The Director of Golf at Wessex Golf Centre has been talking of his delight this week at the club’s success in gaining affiliation to England Golf and obtaining its World Handicap System certificate, set to become the shortest rated course in Dorset.
Luke Shaw, a PGA coach who has worked at the centre in Weymouth for five years, has said that the elevation to rated course status will enable members to readily access golf courses across the world.
Luke said: “We are absolutely thrilled to gain this accreditation and it will mean so much to many of the golfers who come and play with us. It means they can have an official handicap, which is universally recognised, and will open the door to them playing at courses wherever they want.
“We extended one hole and were aiming to increase our yardage to 1,500 yards or more, and the official length is 1,519 yards due the natural undulations of the course. It means we are one of the ten shortest out of 2,000 courses in the country, and it’s great to be the shortest one in Dorset.
“We are proud of the achievement and what we do here at Wessex Golf.”
For a small course, Wessex Golf boast some impressive coaching credentials. Ladies’ PGA golfer Fern Grimshaw is the Head Professional, bringing a wealth of knowledge and many years’ coaching experience. Luke works alongside Fern in coaching the club’s academy youngsters, Wessex Aces.
Paul D’Arcy is the latest addition to the coaching set up, delivering high quality golf tuition as well as mental coaching sessions. Mike Watson is the club’s Touring Golf professional, currently playing on the PGA and national senior events.
The centre boasts an impressive array of facilities and has enjoyed a boost in line with other courses post-pandemic.
Luke said: “We are keen to work with what we have here at Wessex, and will continue to improve our facilities for the hundreds of visitors we get each day. We have a very relaxed approach to the game.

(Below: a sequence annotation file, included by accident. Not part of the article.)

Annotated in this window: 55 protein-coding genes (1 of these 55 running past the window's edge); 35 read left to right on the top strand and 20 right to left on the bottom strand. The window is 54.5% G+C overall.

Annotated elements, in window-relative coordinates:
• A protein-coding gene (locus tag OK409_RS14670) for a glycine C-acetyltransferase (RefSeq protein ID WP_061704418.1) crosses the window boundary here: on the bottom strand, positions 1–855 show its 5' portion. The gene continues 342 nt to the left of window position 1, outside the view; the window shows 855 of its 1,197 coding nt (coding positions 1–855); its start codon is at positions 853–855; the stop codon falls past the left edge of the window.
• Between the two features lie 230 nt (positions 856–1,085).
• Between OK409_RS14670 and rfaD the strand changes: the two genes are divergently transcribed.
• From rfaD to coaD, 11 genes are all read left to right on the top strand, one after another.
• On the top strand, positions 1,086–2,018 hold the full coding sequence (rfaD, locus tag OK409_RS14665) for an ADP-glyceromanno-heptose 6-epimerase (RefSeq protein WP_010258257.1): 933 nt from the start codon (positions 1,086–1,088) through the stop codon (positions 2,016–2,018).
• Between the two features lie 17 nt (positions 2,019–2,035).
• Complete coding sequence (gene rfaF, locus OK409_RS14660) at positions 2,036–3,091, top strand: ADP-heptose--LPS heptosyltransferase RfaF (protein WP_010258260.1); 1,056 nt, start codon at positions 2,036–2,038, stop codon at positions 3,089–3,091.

“We know that the formality and etiquette of the game can be quite intimidating for new golfers, particularly younger ones. It’s easy to imagine experienced golfers getting frustrated playing behind novices who are always looking for their balls in the rough.
“Although we are a small course, there is still plenty of challenge out there, but we don’t think that having to hit the ball 300 yards, while watching over their shoulder for better players snapping at their heels.”
Luke is passionate about seeing youngsters get involved in the sport.
He said: “We love seeing children getting involved and try to make our sessions engaging, relaxed and fun.
“It’s not unusual to see some Happy Gilmore shots going on at the end of a session.
“We have players aged five and many older golfers too, including a 94-year old gentleman who plays with us regularly. Older players might find that it becomes too tiring to go around a full course, so we can accommodate those coming towards the end of their love affair with the game.
“We hope that some of our youngsters will go on and join other clubs if they outgrow us, but we often see players who play at other clubs but still come along to use our driving range or improve their short games out on the course.”
Sean Whelan, secretary of the Dorset County Golf Union, has supported Wessex Golf throughout the long accreditation process and welcomed the news that the club’s application had been accepted.
Sean said: “We are delighted that Wessex Golf has gained this accreditation. I know they were perhaps looking to become the shortest rated course in Europe, which hasn’t happened, but they are certainly the shortest of our 34 affiliated clubs in Dorset!
“We are always happy to support clubs who want to be affiliated to Dorset and to England Golf.
“Getting people involved in the sport is a core part of what we do, and courses like Wessex are ideal for getting young and inexperienced golfers involved. 9-hole courses are great for building skills and as a pathway to bigger 18-hole courses, and I’ve noticed that lots of people will remain loyal to the clubs where their golfing journey begins. I think that Luke and Fern have created a fantastic atmosphere at Wessex. They’re a real community-based club who always give everybody a warm welcome. Some clubs can be a little daunting for beginners and they are doing really well to get people involved which is great to see.
“Golf has been able to buck the trend as it was one of the first sports to return after the pandemic, but people had to be members, so we saw a massive spike in golf club membership. We may see that the numbers come under some pressure now as people become worried about the economy, and it’s vital that clubs look after their members well. Finding the right marriage between the individual and what the club offer is so important, and clubs like Wessex have a real role to play.”